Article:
Thank for the questions! Let me try to address a few different points here, and see if we can improve your chances.
The first question you ask is, are "any of these worries are valid?" That is in reference to, "my age, limited valuable/applicable work experience, low UGPA, a cancelled score, a 157, and the fact that Im taking my third! LSAT so far after my last one." The only two that are a concern there are your UGPA and your work experience. Your age isn't a problem (it's a slight plus, actually), and the cancellation, 157, and third LSAT score do not matter these days since they take the highest LSAT score and ignore the rest. As noted on our blog by our friends over at Spivey
, "the reality is that only the high score is submitted
to the ABA and it is therefore the only score USWNR will ever see. Thus, the high score means everything and the only thing to a school's median LSAT and rankings, and all other scores/takes are meaningless
for reporting purposes" (the bolding is in the article).
Your UGPA is a worry since it's below 3.0, and you also show a negative trend at the end (schools prefer a positive trend over time). There's not much that can be done about that now, however. As for work experience, I can't tell if this is a problem or not. Law schools aren't overly concerned about your work history (not in the way business schools are, at least), so if you've just had a series of normal jobs, you are fine.
At the every end of your message you said, "Im currently in the mid 160s range (diagnostic 154, lowest 163, highest 168) and according to the LSAT Calculator, Id need at least a 167 to have a 50% chance of acceptance into my target schools, and a 169 to have a 75% chance."
The first part here is really useful because it shows you've done your research and that you know what you need to offset your GPA, and that if you can score in that range that you have a decent chance at your target schools. And with a high score of 168 in the bag and a current average of around 166 or so, you are legitimately within range of getting what you need, or even higher (and we all know that every point counts at this level). So that's great news!
The concern I have is with the remainder of your message: "I don't know if my confidence is high enough to assume that Id gain the ability to maintain at least a 167 on every PT between now and October (three weeks)." If you've followed me on this Forum for any length of time, you've seen me repeatedly talk about confidence and the necessity of a positive attitude. I'm like the high priest in the church of positive thinking! (hey, I wrote the LSAT Bibles, so we might as well continue with that theme here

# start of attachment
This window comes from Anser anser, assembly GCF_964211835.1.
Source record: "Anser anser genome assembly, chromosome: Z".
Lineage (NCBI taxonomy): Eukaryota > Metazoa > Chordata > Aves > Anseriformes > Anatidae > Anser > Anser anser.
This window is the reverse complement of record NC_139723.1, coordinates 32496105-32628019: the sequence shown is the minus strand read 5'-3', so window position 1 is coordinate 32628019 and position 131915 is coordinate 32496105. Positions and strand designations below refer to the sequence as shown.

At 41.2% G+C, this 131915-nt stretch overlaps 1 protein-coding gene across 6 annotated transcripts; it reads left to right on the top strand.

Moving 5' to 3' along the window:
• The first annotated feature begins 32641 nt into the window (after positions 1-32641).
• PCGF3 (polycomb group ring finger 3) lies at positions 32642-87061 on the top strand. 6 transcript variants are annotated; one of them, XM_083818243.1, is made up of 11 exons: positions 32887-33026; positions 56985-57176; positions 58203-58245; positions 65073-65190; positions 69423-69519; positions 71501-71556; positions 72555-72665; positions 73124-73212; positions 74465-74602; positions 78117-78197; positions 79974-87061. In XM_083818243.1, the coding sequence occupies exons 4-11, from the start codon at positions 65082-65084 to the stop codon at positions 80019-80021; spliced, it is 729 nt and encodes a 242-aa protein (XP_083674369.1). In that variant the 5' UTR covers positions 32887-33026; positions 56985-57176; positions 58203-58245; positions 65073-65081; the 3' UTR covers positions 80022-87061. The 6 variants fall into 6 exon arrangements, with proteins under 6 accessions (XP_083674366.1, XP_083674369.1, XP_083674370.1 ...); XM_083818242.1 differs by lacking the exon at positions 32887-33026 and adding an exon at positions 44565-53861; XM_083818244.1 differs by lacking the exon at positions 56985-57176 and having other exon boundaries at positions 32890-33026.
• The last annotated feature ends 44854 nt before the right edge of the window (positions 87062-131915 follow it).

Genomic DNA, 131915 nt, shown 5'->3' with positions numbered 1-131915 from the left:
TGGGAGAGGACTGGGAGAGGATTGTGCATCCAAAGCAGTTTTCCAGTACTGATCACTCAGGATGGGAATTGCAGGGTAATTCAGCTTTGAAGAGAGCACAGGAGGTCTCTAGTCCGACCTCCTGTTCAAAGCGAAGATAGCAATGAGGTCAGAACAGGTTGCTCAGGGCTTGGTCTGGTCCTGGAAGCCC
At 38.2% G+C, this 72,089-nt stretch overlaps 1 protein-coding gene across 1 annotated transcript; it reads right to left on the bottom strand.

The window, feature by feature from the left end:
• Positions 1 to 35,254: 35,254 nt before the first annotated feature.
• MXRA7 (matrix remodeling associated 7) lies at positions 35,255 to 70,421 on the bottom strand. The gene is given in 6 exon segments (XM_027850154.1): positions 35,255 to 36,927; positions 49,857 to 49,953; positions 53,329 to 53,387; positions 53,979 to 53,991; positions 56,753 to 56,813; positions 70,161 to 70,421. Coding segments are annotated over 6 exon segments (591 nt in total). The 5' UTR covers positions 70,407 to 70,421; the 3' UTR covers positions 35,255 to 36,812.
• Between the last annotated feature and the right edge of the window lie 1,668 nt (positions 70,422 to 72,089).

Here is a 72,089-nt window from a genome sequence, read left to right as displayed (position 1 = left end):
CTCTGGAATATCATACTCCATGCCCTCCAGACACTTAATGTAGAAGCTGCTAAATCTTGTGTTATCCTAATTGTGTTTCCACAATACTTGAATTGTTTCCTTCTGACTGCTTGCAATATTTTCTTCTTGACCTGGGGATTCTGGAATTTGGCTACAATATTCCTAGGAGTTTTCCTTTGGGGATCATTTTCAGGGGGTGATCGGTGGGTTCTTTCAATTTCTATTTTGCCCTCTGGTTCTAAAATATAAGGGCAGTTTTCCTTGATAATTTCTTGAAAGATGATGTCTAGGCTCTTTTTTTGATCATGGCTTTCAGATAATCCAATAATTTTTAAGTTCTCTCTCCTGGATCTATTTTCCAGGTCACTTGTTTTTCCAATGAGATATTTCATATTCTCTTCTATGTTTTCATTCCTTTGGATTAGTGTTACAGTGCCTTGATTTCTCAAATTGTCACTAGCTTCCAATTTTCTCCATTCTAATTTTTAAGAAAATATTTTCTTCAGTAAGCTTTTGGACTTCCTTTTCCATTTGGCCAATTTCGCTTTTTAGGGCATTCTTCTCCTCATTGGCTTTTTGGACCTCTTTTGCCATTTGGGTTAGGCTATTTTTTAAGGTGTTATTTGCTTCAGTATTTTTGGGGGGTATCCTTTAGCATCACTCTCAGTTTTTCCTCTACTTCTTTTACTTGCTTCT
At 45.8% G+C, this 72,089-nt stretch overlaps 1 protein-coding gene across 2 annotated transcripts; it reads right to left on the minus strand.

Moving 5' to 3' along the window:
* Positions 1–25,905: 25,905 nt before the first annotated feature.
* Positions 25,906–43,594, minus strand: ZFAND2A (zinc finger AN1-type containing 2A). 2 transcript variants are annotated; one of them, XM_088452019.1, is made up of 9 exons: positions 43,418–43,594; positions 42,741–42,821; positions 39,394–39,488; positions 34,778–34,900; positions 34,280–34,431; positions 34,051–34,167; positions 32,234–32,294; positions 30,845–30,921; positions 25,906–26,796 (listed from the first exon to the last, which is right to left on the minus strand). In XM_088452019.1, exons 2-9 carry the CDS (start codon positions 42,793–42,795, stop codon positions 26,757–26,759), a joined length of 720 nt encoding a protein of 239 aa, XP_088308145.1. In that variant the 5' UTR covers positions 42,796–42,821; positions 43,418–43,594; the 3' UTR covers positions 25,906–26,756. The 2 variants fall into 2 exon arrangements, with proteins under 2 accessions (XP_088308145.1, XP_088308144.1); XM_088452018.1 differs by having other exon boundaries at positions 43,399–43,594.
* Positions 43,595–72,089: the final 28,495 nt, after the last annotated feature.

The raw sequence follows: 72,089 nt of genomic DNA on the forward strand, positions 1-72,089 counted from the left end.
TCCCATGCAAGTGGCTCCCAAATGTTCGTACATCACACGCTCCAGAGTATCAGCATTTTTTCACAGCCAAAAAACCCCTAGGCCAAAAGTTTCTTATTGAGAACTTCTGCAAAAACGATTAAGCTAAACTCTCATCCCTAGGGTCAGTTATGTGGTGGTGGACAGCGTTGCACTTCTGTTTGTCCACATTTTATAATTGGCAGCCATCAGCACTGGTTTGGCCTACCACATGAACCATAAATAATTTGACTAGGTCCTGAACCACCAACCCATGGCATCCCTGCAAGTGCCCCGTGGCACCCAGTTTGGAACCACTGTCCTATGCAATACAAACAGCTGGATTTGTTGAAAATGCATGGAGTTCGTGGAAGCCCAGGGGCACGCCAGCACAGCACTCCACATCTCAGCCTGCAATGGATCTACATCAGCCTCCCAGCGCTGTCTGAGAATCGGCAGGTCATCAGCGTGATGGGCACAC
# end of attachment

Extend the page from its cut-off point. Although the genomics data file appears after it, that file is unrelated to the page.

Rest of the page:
). I truly believe that if you don't think you can obtain a certain score, it's not possible. And, this one mystifies me because you are already so close to getting what you need. It's not like it's 20 points away. So, this is the big thing you need to work on in the next few weeks. You've got to have your Matrix moment ("He's beginning to believe!
") before you step into the October LSAT.
I've written quite a bit about positive thinking (and even did a seminar on it), and so I'm going to link to some of that here. I hope that you read and watch each one of these, and that you absorb it all and make it your own:
- Our Free Test Mentality Seminar, which can be found at http://www.powerscore.com/lsat/help/#free-lessons, it's about the 6th link down. That seminar is about how to mentally approach the test and how to be as aggressive as possible.
Blog: Tom Brady and the LSAT, at http://blog.powerscore.com/lsat/bid/326 ... d-the-LSAT. This is more info on test mentality, and probably my favorite blog I've ever written.
And, you might find this whole LSAT Discussion Forum thread interesting, as it is what generated the Tom Brady blog. Plus, you might see some similarities between yourself and Thomas, the student I was corresponding with: http://forum.powerscore.com/lsat/viewto ... f=2&t=4666. It's long, but really informative and he ended up with a 24 point increase
Blog: Andy Murray's Motivational Notes and the LSAT, at http://blog.powerscore.com/lsat/andy-mu ... d-the-lsat. Even the great ones need support and motivation.
Blog: How to Increase Your LSAT Score Simply By Using Your Nose, at http://blog.powerscore.com/lsat/how-to- ... -your-nose. Another great example of the power of your mind, and even more links to LSAT test mentality articles.
Last, I'll leave you with this quote from Michael Jordan, followed by a final thought:
- "I’ve missed more than 9000 shots in my career. I’ve lost almost 300 games. 26 times, I’ve been trusted to take the game winning shot and missed. I’ve failed over and over and over again in my life. And that is why I succeed." —Michael Jordan
Failure on practice LSATs is the best possible thing that can happen to you. Why? Because each time you miss a question, you learn about what you need to get better at. Don't look at a low score on a practice test as a bad thing. Look at it for the opportunity that it is, and then capitalize on it. You are really close to your target score. You can do it—you just have to believe in yourself and work hard.
Please let me know if that helps. Thanks and have a great weekend!